MEXICO CITY – Organized-crime slayings in Mexico more than doubled in the first 11 months of 2008, as powerful drug cartels fought increasingly bloody battles for control of trafficking routes and territory, the government said Monday.
Attorney General Eduardo Medina Mora said gangland killings rose by 117 percent to 5,376 as compared to the first 11 months of 2007, when there were 2,477 slayings. The government had previously not provided a total number for such killings and the figure came days after Washington began releasing funds from an anti-drug aid package.
Underscoring the brutality of the conflict, authorities on Monday said at least 18 people were killed in a single day in southern Guerrero state and that two human heads were left in buckets outside the governor's office.
Medina Mora said the spike in "homicides related to organized crime" was largely caused by an internal falling out between former allies in the Sinaloa cartel, Mexico's most powerful drug gang.
The wave of killings, massacres and beheadings began at the start of 2008 when the Beltran-Leyva gang split from the main wing of the cartel led by Joaquin "El Chapo" Guzman setting off battles between rival factions, the attorney general told reporters.
The increasingly gruesome slayings also come amid a massive government offensive against Mexico's drug cartels in which President Felipe Calderon has sent tens of thousands of soldiers to states plagued by drug gangs. Since Calderon took office on Dec. 1, 2006, a total of 8,150 people have died in organized-crime slayings.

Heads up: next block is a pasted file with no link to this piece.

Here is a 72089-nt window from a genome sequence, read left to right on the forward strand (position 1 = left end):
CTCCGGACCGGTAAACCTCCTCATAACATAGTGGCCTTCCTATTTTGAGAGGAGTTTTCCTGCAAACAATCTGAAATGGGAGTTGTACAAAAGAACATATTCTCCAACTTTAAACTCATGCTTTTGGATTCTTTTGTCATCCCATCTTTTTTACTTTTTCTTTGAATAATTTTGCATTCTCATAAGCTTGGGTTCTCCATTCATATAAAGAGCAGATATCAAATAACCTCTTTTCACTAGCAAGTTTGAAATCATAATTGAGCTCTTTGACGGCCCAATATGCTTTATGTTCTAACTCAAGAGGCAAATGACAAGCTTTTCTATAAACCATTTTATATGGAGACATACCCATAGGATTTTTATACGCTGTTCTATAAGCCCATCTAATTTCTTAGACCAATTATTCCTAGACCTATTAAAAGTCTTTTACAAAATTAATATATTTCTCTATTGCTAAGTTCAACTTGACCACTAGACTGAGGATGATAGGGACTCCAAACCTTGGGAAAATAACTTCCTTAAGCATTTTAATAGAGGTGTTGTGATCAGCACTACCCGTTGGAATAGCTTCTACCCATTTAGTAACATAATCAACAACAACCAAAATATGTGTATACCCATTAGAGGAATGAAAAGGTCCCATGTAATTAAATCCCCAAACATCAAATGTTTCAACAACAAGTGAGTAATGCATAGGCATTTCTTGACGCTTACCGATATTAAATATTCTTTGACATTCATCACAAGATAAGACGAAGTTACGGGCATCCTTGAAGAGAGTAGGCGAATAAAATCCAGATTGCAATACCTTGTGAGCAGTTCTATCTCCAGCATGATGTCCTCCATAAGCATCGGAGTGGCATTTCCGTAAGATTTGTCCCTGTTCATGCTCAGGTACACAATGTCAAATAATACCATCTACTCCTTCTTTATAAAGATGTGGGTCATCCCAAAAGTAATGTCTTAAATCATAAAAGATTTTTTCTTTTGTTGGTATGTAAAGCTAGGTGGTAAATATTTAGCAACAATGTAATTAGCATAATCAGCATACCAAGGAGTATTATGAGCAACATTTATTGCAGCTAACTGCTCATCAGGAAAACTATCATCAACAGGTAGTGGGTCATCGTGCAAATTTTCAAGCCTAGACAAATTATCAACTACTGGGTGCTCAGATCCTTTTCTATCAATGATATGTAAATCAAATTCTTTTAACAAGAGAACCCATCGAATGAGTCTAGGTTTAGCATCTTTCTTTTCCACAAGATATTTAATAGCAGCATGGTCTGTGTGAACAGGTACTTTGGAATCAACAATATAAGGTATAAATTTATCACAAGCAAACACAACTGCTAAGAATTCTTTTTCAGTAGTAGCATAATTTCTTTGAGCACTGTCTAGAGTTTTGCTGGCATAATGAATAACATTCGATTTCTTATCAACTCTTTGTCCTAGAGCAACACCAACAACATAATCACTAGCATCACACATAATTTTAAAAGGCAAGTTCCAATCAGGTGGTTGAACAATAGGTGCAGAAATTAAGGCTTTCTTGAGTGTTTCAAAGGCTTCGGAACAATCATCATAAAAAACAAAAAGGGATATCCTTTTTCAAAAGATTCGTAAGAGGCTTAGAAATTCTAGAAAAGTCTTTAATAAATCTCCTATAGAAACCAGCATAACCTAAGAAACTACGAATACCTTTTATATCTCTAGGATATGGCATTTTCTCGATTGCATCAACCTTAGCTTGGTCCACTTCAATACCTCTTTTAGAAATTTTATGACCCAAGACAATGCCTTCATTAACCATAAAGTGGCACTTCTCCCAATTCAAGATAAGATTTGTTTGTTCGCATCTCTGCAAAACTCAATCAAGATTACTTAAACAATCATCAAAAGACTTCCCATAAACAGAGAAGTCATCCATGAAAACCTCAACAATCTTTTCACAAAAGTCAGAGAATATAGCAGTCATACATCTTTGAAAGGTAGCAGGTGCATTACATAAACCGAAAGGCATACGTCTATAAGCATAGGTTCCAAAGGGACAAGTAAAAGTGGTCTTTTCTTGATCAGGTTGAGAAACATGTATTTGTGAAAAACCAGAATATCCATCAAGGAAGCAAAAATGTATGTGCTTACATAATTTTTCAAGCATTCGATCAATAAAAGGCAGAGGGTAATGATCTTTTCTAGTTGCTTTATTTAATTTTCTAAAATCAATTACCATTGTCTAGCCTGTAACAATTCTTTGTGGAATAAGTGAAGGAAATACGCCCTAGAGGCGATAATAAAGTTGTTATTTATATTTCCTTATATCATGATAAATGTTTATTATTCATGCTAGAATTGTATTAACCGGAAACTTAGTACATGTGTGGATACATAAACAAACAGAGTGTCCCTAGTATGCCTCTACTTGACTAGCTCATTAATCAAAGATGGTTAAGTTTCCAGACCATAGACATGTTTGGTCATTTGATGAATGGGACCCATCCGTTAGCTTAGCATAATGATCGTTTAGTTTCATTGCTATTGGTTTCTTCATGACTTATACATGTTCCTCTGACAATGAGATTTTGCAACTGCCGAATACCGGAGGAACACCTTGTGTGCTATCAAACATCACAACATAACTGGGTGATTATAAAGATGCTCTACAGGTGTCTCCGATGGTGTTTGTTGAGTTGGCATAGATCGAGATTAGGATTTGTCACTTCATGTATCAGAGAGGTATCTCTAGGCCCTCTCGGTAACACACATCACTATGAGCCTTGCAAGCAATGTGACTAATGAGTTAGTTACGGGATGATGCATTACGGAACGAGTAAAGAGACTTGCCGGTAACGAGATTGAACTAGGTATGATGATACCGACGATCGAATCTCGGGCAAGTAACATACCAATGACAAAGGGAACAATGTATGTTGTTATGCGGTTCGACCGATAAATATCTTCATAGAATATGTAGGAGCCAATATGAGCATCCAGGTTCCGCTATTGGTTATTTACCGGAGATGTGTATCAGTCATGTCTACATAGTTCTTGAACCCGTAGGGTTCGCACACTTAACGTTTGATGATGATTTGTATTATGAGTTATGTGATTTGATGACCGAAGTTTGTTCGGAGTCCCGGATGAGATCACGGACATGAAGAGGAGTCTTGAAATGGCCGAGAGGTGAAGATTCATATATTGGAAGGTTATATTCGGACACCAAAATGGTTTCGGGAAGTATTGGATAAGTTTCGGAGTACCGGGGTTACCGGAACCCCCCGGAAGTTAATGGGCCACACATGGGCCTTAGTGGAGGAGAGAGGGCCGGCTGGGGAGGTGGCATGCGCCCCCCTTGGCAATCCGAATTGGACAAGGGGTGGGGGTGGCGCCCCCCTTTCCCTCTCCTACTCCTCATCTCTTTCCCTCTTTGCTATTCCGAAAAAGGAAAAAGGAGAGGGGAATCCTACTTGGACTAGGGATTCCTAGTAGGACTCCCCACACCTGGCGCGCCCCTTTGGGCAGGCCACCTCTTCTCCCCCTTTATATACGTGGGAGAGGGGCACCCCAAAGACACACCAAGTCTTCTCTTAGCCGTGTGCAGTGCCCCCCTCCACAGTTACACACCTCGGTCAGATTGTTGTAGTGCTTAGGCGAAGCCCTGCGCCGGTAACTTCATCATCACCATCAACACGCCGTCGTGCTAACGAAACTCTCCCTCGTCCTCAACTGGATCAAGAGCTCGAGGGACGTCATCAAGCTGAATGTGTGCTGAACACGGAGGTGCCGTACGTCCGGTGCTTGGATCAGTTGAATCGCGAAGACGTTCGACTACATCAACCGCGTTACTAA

Other contributing factors include long-standing disputes for control of drug trafficking routes, increased street-level drug dealing and leadership disputes following the arrest of some cartel lieutenants, law enforcement officials say.
Mexican law enforcement has also been hit by the biggest corruption scandal in a decade in recent months, as more than a dozen high-ranking officials in police and prosecutors' offices have been detained or charged for allegedly passing information to the cartels.
Medina Mora said the law enforcement cleanup, known as "Operation Clean House," had not affected U.S. confidence in Mexico's ability to fight drug traffickers, adding it had done "rather the opposite."
"This is not only not affecting the confidence and capacity to work together, it has even increased the level of cooperation and confidence," Medina Mora said.
Last week, the U.S. government released $197 million, the first installment of a $400 million aid package to support Mexico's police and soldiers in their fight against drug cartels.
On Monday, the Guerrero Public Safety Department said in a news release that 10 suspected traffickers and a soldier were killed in two gunbattles Sunday in the town of Arcelia. Authorities also found the bodies of three men who had been shot to death near Acapulco. Two other men were beheaded in Guerrero and two more men where shot to death.
In neighboring Michoacan state, the bodies of three men who had been missing since Thursday were found near the town of Zitacuaro. All three had been tortured and shot in the head, state investigators said in a statement.
Police in the northeast city of Monterrey said 10 banners alleging police corruption and federal protection of drug cartels were found Monday.
The banners, painted on white sheets in black and red ink, appeared outside various locations in Monterrey including the city's cathedral, a hospital and the town hall of San Nicolas, a Monterrey suburb.
Several of the messages were addressed to Calderon and alleged Public Safety Secretary Genaro Garcia Luna is helping the Sinaloa drug cartel. Garcia Luna has rejected those allegations.